2. Having been self-employed for 21 years (to the general acclaim of employees everywhere), I am very jaded on his subject, Mark. My definition of a “team player” is someone willing to do something less well than he knows it should be done because someone more powerful wants it done that way.” Having very strong opinions on how just about everything should be done, I choose to work alone. Good luck with your new ventures.

    Post a Reply
    • I agree with “working girl” – good stuff Bill. You know I never asked, but what did you do before you were self-employed? I’ve only known you as a sole proprietor but I assume the jaded baseline comes from somewhere earlier in your career.

      Post a Reply
  3. Good, solid advice for most situations. Just out of curiosity, do you think it would have worked on your enraged toe-mutilating boss? Your ignorance may have saved you. :-)

    Post a Reply
    • Hmm. Good question. I did stay employed there for some time and I suspect it wouldn’t have helped me one bit to have said “no” at that particular junction. Blissfully ignorant might have been the right outcome after all!

      Post a Reply
  4. Excellent advice and commentary Mark.

    The majority of us need a constant reminder that in many cases, it’s absolutely OK to say no. I’ve recently become “Okay” with this attitude and approach and it’s changed my life in more ways than one.

    Thanks for posting this!

    Charee

    Post a Reply
  5. I was mostly laid off or fired in my 20 years after college, Mark, eight times to be precise. My college classmate Thomas Stewart wrote about my odd career when he had the management column in Fortune before becoming editor of the Harvard Business Review.

    Worked on five editorial start-ups, four of which failed — the national average. The first continues to publish today: Backpacker magazine. It gets me treated like a celebrity in National Parks whenever I tell a ranger I started it. Got me a second unreserved night in a private cabin in a sold out Zion Canyon lodge during high season!

    Otherwise, journalism, the last home of the cowboy ethic. Boston Globe, NY Daily News, NY Times. Took a camera crew to within 800 miles of the North Pole for a television documentary, climbed a frozen waterfall in Colorado for the same project.

    I had a swell time until I hit 40 and realized I needed to make some money. Feeling that pinch yourself?

    Post a Reply
    • I’ve known you for years but had no idea you helped start Backpacker. I’ll treat you like a celebrity for that alone, Bill. :) I grew up on that magazine and it helped me prep for a lot of treks around the nation. Well done sir (as well as everything else pre-HR). And yes, the pinch of my 40′s is in full squeeze.

      Post a Reply
  6. Mark –
    I love Therese’s advice on how to say no.
    What struck me about your story wasn’t so much about saying no – it was about demanding to be treated with respect. Most bullies will back down when you stand up, look them in the eyes, and say “Look, I realize you’re the boss, and it sounds like your mind is made up on how you want it done. So of course I’ll do it that way. However – I will insist that you don’t yell at me like that and treat me with the respect I deserve. OK?”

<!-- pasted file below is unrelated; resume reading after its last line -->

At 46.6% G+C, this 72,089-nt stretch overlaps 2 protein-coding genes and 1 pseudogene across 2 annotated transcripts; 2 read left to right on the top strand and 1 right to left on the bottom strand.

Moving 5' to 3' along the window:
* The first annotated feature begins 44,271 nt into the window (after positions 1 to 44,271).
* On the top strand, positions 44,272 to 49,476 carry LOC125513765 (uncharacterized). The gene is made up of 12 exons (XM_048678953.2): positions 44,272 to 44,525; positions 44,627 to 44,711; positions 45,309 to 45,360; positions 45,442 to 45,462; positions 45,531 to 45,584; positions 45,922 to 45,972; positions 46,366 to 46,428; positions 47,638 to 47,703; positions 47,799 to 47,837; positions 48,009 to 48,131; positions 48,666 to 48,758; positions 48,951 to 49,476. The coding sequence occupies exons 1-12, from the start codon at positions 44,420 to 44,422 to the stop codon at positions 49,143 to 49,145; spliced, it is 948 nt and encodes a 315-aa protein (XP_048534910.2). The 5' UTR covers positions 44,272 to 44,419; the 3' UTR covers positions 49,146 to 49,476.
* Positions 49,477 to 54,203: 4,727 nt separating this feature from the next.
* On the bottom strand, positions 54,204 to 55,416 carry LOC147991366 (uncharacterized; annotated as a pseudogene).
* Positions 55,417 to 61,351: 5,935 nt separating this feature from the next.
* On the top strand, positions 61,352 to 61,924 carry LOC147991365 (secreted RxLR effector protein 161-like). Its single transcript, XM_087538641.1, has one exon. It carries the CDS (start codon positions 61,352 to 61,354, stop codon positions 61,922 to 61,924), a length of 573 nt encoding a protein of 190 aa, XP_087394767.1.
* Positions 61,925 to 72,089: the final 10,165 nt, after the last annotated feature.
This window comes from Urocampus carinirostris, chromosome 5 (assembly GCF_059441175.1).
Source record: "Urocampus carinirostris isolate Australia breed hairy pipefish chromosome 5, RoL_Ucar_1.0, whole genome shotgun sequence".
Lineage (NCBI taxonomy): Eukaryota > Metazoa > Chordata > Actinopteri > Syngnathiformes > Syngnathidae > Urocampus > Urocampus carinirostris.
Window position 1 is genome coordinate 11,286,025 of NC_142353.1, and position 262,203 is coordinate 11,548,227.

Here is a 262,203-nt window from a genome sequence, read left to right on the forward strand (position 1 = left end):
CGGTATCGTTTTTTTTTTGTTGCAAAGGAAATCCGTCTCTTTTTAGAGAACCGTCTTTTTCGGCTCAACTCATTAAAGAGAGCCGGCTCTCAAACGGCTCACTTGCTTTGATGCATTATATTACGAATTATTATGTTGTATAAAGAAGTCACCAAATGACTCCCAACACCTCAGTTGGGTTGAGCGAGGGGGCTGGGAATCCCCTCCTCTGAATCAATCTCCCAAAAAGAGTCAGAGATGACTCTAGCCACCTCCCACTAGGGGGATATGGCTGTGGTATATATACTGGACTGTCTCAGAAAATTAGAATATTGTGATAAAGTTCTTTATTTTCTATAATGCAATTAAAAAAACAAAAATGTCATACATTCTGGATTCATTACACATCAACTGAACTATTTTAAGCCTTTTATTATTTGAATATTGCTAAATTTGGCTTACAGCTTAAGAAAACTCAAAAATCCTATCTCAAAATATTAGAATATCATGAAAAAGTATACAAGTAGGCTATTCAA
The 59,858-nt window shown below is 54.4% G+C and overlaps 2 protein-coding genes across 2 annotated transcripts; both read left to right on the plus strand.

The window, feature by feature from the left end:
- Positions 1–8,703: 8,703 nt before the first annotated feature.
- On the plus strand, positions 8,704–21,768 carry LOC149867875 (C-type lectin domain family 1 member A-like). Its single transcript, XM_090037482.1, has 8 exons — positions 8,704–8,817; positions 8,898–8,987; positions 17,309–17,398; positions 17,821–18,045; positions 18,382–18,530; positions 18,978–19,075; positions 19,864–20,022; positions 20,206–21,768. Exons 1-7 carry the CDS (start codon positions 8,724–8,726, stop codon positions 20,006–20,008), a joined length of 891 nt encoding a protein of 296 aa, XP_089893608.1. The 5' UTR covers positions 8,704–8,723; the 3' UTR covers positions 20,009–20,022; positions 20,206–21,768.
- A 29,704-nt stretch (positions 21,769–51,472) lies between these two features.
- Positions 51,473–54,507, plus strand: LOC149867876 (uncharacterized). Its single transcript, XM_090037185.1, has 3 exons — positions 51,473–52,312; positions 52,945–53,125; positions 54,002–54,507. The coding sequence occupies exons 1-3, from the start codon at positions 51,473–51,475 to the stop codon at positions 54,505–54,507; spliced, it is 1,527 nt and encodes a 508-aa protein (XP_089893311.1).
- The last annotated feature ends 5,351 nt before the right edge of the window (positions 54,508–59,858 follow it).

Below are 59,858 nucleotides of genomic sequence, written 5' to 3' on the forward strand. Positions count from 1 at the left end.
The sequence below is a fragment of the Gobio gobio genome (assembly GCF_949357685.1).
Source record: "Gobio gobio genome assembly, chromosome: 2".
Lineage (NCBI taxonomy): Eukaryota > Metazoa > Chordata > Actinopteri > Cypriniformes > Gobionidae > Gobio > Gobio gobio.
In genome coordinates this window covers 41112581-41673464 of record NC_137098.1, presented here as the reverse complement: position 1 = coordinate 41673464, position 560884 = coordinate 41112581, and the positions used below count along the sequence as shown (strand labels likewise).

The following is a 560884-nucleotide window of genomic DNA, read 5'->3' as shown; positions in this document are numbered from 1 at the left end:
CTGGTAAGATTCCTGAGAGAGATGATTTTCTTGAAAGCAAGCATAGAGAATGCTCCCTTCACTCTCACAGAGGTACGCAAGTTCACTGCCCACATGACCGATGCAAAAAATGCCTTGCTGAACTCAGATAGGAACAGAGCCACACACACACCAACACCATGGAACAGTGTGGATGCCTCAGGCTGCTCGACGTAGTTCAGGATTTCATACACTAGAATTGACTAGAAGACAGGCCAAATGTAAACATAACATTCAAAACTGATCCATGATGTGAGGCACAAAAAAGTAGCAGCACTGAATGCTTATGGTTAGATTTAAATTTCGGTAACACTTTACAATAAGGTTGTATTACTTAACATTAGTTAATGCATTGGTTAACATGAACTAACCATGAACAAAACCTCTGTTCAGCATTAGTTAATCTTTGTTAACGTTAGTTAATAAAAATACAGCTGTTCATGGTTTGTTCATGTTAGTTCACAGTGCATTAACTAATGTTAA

Post a Reply
    • I think your diagnosis of the situation may be correct but part of my really did want to say no. Unfortunately his foot injury was only temporary. :) Thanks for the comment Dan!

      Post a Reply
  7. Great article and comments, Mark. The hardest thing is to catch yourself before you say that automatic “yes”. And for us extroverts, I’d add that talking it out with someone you trust is a good strategy once you’ve caught it and decided to sleep on it. We tend to think out loud, and speaking is a way of getting clarity.

    Post a Reply
    • Excellent advice Mary Jo, thank you. What would you suggest for the introverts out there? I know this issue is doubly challenging for many of them.

      Post a Reply
  8. Yeah, also it’s a lot of confidence in saying NO. You have to believe the reason for you saying no is the best, and you have to stand fully behind it with full confidence. People will respect that.

    Post a Reply
    • Good point James. I think many tend to second guess their own logic or intuition and therefore never stand up for themselves. It’s only later that they play, “I should have said [blank].”

      Post a Reply
  9. Great article and great topic! Ah… saying no. In my business, the no’s I generally have to give are to prospective clients who are just not quite a fit for what I do. I’d love to work with everyone, but understanding who is a fit and who isn’t is critical… to any business really. And I agree with Dave Ryan’s comment above; “by not saying no we find ourselves overwhelmed or disappointed, or sometimes just plain mad that we didn’t.” Spot on.

    Post a Reply
    • Thanks Chris. I was just talking to someone today about saying no to clients. It’s tough for many to do and especially so if you’re having a tough month or quarter. Thanks for stopping by.

      Post a Reply
  10. IMHO Saying “No” is born of Confidence. If you are confident in yourself, your opinion and position saying no is not all that difficult. As they say in the movies, “Man Up”!!

    However no for no’s sake is not optimal – you should have an alternative that you can get behind and support. Negotiation from there and presto, a better answer…

    Post a Reply
    • Great points Dennis, thanks. Question – Did your confidence in saying “no” come from training or simply surviving the “no” experience time and time again? I think many struggle to get through that first instance of standing up for what they believe is right.

      Post a Reply

Trackbacks/Pingbacks

  1. Leadership Carnival – Fail Style — Fail Spectacularly! (SM) - [...] Stelzner gives us The Art of Saying No at Inflexion [...]
  2. Both the HR and Leadership Development Carnivals are up! « TalentedApps - [...] Mark Stelzner‘s The Art of Saying No [...]

Submit a Comment

Your email address will not be published. Required fields are marked *

You may use these HTML tags and attributes: <a href="" title=""> <abbr title=""> <acronym title=""> <b> <blockquote cite=""> <cite> <code> <del datetime=""> <em> <i> <q cite=""> <strike> <strong>